Senior U.S. health officials have squelched a Food and Drug Administration proposal that for the first time would have curbed dentists’ use of mercury – one of the planet’s nastiest toxins because it attacks the central nervous system – in treating Americans’ decayed teeth.
The proposal, approved by top FDA officials in late 2011 and kept secret since, would have told dentists they should not use mercury fillings in cavities in pregnant women, nursing moms, children under 6 and people with mercury allergies, kidney diseases or neurological problems.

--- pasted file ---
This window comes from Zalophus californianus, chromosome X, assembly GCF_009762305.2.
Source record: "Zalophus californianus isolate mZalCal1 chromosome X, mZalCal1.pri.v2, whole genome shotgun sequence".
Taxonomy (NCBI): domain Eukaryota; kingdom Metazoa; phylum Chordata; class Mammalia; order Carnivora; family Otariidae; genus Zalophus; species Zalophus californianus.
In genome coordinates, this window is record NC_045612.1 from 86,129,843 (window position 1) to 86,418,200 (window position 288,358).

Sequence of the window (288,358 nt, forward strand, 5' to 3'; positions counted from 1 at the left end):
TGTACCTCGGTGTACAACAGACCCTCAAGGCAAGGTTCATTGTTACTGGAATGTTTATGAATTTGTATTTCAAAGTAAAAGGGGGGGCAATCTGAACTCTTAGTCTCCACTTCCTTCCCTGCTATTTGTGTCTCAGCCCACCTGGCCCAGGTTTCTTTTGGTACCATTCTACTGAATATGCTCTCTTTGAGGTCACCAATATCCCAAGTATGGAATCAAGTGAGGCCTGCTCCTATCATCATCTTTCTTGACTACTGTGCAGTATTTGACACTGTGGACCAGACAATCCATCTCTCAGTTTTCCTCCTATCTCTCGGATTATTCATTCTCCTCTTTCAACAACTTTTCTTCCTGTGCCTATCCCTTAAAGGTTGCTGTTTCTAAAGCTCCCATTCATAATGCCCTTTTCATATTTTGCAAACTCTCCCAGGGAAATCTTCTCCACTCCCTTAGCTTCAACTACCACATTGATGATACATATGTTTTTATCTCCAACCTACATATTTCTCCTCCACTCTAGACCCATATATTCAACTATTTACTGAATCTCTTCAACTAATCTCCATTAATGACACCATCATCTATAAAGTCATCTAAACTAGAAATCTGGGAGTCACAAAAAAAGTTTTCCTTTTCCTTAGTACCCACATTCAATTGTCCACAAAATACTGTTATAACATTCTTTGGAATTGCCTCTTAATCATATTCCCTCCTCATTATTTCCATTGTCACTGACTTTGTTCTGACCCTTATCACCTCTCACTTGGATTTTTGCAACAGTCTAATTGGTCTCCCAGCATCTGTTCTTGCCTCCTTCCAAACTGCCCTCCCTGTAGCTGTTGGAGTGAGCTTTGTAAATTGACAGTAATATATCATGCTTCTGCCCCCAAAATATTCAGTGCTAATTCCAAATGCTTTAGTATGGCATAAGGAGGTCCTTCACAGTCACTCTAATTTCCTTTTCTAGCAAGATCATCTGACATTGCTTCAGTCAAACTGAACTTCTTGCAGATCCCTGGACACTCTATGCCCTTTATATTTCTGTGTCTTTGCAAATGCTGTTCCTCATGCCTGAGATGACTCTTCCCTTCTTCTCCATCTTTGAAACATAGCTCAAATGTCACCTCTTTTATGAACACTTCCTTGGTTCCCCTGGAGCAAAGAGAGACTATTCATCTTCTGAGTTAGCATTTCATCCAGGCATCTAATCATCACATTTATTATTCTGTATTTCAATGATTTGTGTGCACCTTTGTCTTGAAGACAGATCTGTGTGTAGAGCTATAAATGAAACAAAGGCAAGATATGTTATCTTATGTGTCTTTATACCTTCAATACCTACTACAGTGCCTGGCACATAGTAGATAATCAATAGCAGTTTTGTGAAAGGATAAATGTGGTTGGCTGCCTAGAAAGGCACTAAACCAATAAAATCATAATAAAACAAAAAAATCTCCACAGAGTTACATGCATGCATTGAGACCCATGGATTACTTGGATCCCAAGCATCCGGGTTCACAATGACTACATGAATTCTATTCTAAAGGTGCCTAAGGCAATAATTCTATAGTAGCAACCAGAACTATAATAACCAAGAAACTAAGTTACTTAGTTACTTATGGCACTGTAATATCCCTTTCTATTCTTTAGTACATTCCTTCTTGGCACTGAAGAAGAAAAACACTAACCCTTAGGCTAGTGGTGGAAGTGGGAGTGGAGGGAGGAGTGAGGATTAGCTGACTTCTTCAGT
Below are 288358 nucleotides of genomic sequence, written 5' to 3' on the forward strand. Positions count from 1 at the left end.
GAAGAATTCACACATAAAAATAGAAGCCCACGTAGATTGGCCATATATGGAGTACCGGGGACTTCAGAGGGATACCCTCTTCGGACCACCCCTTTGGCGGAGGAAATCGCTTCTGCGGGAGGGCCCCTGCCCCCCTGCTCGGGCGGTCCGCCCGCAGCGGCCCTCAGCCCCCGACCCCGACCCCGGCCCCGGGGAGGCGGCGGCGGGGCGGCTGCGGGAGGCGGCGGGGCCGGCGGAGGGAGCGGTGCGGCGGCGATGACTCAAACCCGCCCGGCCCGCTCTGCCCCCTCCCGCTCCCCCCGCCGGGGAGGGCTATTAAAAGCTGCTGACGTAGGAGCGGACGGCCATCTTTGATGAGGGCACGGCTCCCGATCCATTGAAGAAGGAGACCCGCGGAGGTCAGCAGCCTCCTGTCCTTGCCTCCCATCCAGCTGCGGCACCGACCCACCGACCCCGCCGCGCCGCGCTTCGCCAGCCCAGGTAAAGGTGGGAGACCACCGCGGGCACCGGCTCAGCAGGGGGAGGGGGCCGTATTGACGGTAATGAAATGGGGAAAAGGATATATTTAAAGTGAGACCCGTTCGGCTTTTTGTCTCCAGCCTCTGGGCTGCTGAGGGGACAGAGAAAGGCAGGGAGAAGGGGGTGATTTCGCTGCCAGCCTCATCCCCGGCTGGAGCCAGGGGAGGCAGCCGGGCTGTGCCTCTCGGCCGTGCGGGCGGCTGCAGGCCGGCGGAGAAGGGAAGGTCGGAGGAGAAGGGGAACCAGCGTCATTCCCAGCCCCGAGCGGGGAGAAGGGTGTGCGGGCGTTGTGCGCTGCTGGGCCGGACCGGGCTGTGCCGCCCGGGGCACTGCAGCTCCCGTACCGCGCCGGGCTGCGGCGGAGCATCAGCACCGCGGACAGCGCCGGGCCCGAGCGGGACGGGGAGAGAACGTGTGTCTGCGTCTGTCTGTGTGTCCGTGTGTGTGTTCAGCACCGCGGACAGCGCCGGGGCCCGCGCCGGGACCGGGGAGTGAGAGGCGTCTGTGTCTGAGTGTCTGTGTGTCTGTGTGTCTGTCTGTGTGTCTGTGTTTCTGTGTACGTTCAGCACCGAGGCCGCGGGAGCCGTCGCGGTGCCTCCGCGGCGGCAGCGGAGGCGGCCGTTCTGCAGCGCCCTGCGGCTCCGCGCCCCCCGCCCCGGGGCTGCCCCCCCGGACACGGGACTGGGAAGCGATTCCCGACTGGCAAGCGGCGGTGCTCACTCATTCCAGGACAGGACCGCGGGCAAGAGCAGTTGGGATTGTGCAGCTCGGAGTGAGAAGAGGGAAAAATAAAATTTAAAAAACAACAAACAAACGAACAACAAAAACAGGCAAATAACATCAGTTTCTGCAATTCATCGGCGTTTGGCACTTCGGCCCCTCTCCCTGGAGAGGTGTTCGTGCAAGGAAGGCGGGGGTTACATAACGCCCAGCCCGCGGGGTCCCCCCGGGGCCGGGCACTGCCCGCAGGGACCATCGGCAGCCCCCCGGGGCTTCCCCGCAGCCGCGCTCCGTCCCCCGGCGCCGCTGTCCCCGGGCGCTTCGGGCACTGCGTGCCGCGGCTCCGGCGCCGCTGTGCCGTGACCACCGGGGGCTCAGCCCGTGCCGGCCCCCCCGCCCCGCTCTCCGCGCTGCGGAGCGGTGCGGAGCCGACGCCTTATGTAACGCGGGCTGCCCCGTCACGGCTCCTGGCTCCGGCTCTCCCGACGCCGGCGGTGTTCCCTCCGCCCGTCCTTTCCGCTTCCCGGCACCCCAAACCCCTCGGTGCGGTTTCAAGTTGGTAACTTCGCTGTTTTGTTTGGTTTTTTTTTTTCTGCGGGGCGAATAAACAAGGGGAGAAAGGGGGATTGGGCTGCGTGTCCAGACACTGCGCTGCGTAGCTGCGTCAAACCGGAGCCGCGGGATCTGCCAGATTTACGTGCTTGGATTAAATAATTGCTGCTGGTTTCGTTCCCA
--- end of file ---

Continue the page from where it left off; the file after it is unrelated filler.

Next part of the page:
It also urged dentists to avoid using fillings that contain mercury compounds in any patient, where possible.
The proposal and its secret rejection, after a cost-benefit analysis by officials at the Department of Health and Human Services, have put the Obama administration in the awkward position of concealing for over three years a safety communication potentially affecting millions of Americans.
The FDA has defended the safety of mercury fillings since the agency’s inception in 1930 and especially during an ongoing, 23-year legal battle with consumer groups. Consumer lawyers are pressing the government to ban the compounds, as Denmark, Norway and Sweden have done.